Guest Commentary: Buggy Biological Software

A black laptop sitting on a table next to a mug full of coffee

A black laptop sitting on a table next to a mug full of coffee

By Mark Dempsey

Those familiar with computer software also know that it’s almost inevitable that it has some bugs. For example, unless a programmer catches it, some processes can divide by zero—producing an undefined result and halting the program.

Another condition called a “memory leak” occurs when a program consumes more and more memory without limit and crashes the computer.

These bugs produce undesired results. Perhaps less obviously, living beings also have a kind of “software.”

For example, when you stand up, your heart automatically starts beating harder, raising your blood pressure—otherwise, you’d faint. Most people know how it feels to get up too fast for that particular bit of biological programming to prevent feeling dizzy.

One variety of biological bugs is called “Supernormal Stimuli.” These exist even in animals. For example, a peahen is attracted to larger peacock tails. Some zoologists wondered whether there was a limit to that attraction and built peacock models larger than any real bird could be. The peahens preferred them.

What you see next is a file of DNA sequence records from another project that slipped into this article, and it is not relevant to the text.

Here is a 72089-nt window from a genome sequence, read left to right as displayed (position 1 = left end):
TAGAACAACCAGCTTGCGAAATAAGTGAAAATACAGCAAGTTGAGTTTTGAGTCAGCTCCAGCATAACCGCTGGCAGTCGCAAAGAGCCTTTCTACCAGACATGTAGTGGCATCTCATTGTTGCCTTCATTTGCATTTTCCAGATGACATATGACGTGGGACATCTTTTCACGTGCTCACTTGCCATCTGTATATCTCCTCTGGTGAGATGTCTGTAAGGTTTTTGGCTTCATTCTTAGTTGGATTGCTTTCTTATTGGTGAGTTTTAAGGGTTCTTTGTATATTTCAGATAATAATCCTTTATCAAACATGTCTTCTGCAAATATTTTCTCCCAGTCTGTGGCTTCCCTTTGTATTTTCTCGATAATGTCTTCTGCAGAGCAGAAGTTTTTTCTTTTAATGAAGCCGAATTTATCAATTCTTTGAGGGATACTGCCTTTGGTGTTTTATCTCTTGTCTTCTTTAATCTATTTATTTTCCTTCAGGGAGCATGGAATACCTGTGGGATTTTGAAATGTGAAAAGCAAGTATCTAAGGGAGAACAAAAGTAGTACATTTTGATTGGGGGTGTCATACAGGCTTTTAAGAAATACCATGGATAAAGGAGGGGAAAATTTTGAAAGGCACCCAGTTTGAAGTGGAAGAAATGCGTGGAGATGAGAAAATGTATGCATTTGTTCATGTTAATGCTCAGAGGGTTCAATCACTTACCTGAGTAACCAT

Stuart McMillan has a wonderful cartoon collection of such Supernormal Stimuli:

(Here is the rest of the comic

Deirdre Barret has also written a book about this: Supernormal Stimuli: How Primal Urges Overran Their Evolutionary Purpose in which she examines how such unlimited appetites distort healthy behavior.

McMillan points out things like the “seven deadly sins” (pride, wrath, greed, envy, gluttony, sloth, lust) are probably examples of this buggy software.

I’d add that virtually any obsessive thought can enter the Supernormal realm, even when they are “noble” ideas like justice, indignation, safety, payback, or even truth. Yes, even truth told without taking present circumstances into account can be damaging.

One can expect virtually any train of thought that takes no account of present reality is buggy software in action. Like the buggy computer software, the Supernormal Stimuli also halt sensible thinking. They may indeed be the reason common sense is so uncommon.

So…the next time you’re obsessed with righteous indignation or any of the other obsessions to which flesh is heir, file a trouble ticket with yourself. It’s what good software developers do.

About The Author

Disclaimer: the views expressed by guest writers are strictly those of the author and may not reflect the views of the Vanguard, its editor, or its editorial board.

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